There is a vast amount of breastfeeding help and support out there. The quantity and quality of what is on offer varies hugely according to where you live. Most local authorities offer breastfeeding support in some form but there are many gaps in provision which are sometimes filled (although it is a bit of a postcode lottery and support differs area by area) by volunteers.
The best breastfeeding help is usually one-to-one (ok one-to-two) support, ideally in a face-to-face meeting with a suitably qualified and experienced breastfeeding supporter. This may be your midwife, doctor or health visitor, although be aware that in some cases these health professionals have not had much breastfeeding specific training, so are not always the best people to ask.
Breastfeeding Support Explained
In the UK we have an amazing peer support network. A Mother or Peer Supporter is a mother who has breastfed her own baby (usually for a minimum of 6 months) and who has then undergone further short training to enable her to support others. She is qualified to support mothers with normal breastfeeding but should not diagnose or solve problems. Many mothers who act as peer supporters do so on a voluntary basis because they are passionate about breastfeeding. They often work under the guidance of a Breastfeeding Counsellor (BFC) or International Board Certified Lactation Consultant (IBCLC) in support groups, clinics or hospitals.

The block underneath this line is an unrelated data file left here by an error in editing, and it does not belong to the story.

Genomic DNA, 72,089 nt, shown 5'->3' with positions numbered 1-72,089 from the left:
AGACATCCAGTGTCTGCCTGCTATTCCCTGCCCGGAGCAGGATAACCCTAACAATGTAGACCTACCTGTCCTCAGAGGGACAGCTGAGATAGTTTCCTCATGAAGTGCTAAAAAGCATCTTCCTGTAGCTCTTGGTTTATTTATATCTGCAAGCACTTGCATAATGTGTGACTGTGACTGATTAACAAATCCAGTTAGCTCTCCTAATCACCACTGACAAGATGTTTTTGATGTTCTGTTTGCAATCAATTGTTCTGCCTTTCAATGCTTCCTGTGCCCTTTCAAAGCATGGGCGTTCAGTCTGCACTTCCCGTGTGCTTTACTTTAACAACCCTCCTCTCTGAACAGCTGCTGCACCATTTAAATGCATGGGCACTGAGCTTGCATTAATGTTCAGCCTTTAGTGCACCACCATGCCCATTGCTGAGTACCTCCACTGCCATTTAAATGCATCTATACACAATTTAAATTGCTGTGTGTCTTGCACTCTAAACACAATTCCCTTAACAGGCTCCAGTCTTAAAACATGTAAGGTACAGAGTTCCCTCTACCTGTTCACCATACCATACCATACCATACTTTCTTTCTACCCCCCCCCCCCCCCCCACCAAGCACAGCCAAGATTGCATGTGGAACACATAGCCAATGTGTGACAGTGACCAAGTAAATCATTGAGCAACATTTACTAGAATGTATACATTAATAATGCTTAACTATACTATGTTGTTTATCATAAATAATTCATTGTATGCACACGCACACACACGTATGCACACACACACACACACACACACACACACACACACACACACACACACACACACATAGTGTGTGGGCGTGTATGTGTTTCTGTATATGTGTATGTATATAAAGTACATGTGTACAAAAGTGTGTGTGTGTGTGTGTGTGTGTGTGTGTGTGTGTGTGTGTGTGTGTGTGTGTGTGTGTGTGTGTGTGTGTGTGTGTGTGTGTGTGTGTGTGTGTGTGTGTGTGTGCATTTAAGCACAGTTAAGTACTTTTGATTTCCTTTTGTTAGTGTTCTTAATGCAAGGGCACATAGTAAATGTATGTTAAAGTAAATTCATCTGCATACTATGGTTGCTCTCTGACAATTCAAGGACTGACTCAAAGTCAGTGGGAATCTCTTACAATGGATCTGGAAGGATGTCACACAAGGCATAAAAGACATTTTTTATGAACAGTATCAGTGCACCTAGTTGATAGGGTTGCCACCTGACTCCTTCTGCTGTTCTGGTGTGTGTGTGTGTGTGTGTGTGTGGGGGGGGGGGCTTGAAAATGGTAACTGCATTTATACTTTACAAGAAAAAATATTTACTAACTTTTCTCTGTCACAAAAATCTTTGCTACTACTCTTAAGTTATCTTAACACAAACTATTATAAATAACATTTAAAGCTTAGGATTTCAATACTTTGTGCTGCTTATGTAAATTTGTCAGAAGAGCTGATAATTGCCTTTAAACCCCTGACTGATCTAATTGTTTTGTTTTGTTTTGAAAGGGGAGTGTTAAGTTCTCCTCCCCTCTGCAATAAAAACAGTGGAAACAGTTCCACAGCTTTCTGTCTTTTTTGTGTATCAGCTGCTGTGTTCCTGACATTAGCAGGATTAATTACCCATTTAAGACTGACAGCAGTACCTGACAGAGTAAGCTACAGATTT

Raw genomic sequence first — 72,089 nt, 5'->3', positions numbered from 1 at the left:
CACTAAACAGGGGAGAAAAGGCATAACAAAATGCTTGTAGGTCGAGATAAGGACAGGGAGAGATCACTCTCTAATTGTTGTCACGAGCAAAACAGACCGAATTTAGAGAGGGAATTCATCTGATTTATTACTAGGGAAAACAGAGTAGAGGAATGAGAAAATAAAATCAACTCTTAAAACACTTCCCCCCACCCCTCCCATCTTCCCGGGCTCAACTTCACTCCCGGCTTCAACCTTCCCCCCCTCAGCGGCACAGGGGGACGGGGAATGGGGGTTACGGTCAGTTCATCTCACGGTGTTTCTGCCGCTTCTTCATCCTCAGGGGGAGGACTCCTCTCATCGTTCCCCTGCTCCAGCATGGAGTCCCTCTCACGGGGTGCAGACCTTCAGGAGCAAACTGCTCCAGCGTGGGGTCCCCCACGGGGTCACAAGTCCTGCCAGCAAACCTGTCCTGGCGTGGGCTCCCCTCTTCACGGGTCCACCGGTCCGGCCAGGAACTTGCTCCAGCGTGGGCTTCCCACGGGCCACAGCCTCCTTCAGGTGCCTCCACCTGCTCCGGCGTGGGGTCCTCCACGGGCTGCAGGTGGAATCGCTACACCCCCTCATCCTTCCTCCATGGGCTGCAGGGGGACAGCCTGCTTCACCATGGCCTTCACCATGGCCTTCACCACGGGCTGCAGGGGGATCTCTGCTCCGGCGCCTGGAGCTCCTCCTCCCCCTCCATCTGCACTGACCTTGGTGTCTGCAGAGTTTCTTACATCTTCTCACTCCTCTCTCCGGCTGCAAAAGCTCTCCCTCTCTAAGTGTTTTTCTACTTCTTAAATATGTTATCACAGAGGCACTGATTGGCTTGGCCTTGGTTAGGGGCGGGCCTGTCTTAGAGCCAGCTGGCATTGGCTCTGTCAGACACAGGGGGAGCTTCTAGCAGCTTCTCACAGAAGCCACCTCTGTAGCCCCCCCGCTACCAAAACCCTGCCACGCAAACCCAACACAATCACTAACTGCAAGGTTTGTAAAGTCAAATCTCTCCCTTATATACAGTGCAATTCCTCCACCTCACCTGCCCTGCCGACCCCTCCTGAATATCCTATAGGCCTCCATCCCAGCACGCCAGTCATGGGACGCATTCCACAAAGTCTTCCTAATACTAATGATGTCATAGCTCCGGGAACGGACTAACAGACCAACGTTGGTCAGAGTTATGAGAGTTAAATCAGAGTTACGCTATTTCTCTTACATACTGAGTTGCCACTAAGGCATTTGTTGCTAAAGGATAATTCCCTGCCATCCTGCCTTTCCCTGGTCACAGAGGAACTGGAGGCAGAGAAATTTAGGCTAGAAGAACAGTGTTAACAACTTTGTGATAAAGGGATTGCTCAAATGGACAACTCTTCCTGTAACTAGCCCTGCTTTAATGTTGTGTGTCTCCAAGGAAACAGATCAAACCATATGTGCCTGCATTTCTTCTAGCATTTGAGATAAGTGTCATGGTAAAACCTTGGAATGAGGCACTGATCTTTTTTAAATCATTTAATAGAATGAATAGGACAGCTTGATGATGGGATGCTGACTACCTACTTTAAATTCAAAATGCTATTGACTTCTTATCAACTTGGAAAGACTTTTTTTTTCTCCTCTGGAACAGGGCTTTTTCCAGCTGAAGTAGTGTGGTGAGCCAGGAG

Breastfeeding Counsellors (BFC) are experienced breastfeeding mothers (sometimes peer supporters initially) who have undergone further extensive training, usually lasting about two years, to support mothers to breastfeed. They can diagnose and offer solutions for common breastfeeding problems. Most BFCs work on a voluntary basis, running support groups in a variety of settings, manning the support phone-lines, promoting breastfeeding, and sometimes offering training to health professionals.
If you are having severe difficulties or your baby is not gaining weight after the first ten days then it is wise to see an International Board Certified Lactation Consultant (IBCLC). You should be able to be referred to an NHS IBCLC through your midwife, health visitor or GP, and should not have to pay to see one privately. Some IBCLCs do offer private consultations, but do check their references and qualifications carefully, as some people calling themselves “Lactation Consultants” do not have sufficient training. Some IBCLCs also volunteer for the main breastfeeding charities and attend or run local support groups.
Need Help with Breastfeeding?
To get support from a La Leche League Leader come along to your local group or if you need help urgently then call the helpline. These lines are (wo)manned by trained Breastfeeding Counsellors, some of whom may also be IBCLCs, taking calls in their own homes.